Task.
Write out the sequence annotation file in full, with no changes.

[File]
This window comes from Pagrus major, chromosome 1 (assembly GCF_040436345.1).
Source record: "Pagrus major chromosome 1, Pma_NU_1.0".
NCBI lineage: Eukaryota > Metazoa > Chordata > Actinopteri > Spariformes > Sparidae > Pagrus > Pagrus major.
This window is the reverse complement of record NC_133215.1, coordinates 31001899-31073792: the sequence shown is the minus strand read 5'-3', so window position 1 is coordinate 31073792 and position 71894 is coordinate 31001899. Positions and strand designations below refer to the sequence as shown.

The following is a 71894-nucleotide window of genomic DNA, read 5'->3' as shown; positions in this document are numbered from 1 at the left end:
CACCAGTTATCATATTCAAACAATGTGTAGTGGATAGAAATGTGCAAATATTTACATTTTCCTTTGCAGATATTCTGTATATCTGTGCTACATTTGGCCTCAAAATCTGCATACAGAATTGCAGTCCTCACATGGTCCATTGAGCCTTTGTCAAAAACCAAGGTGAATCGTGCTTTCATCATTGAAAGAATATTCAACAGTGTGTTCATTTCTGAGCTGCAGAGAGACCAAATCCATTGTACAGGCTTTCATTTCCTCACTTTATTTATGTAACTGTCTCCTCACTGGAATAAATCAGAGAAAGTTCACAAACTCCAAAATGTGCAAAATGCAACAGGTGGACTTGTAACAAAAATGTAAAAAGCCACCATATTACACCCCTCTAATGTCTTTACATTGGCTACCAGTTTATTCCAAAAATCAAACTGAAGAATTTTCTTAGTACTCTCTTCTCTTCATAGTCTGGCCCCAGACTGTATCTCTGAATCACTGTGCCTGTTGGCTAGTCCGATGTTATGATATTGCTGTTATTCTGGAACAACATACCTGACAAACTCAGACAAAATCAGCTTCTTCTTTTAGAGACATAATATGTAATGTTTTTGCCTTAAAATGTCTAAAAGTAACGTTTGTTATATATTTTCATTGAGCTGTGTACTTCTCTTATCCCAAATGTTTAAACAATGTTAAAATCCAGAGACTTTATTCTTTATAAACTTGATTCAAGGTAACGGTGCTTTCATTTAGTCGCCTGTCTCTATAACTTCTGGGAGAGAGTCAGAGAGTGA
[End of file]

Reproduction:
This window comes from Pagrus major, chromosome 1 (assembly GCF_040436345.1).
Source record: "Pagrus major chromosome 1, Pma_NU_1.0".
NCBI lineage: Eukaryota > Metazoa > Chordata > Actinopteri > Spariformes > Sparidae > Pagrus > Pagrus major.
This window is the reverse complement of record NC_133215.1, coordinates 31001899-31073792: the sequence shown is the minus strand read 5'-3', so window position 1 is coordinate 31073792 and position 71894 is coordinate 31001899. Positions and strand designations below refer to the sequence as shown.

The following is a 71894-nucleotide window of genomic DNA, read 5'->3' as shown; positions in this document are numbered from 1 at the left end:
CACCAGTTATCATATTCAAACAATGTGTAGTGGATAGAAATGTGCAAATATTTACATTTTCCTTTGCAGATATTCTGTATATCTGTGCTACATTTGGCCTCAAAATCTGCATACAGAATTGCAGTCCTCACATGGTCCATTGAGCCTTTGTCAAAAACCAAGGTGAATCGTGCTTTCATCATTGAAAGAATATTCAACAGTGTGTTCATTTCTGAGCTGCAGAGAGACCAAATCCATTGTACAGGCTTTCATTTCCTCACTTTATTTATGTAACTGTCTCCTCACTGGAATAAATCAGAGAAAGTTCACAAACTCCAAAATGTGCAAAATGCAACAGGTGGACTTGTAACAAAAATGTAAAAAGCCACCATATTACACCCCTCTAATGTCTTTACATTGGCTACCAGTTTATTCCAAAAATCAAACTGAAGAATTTTCTTAGTACTCTCTTCTCTTCATAGTCTGGCCCCAGACTGTATCTCTGAATCACTGTGCCTGTTGGCTAGTCCGATGTTATGATATTGCTGTTATTCTGGAACAACATACCTGACAAACTCAGACAAAATCAGCTTCTTCTTTTAGAGACATAATATGTAATGTTTTTGCCTTAAAATGTCTAAAAGTAACGTTTGTTATATATTTTCATTGAGCTGTGTACTTCTCTTATCCCAAATGTTTAAACAATGTTAAAATCCAGAGACTTTATTCTTTATAAACTTGATTCAAGGTAACGGTGCTTTCATTTAGTCGCCTGTCTCTATAACTTCTGGGAGAGAGTCAGAGAGTGA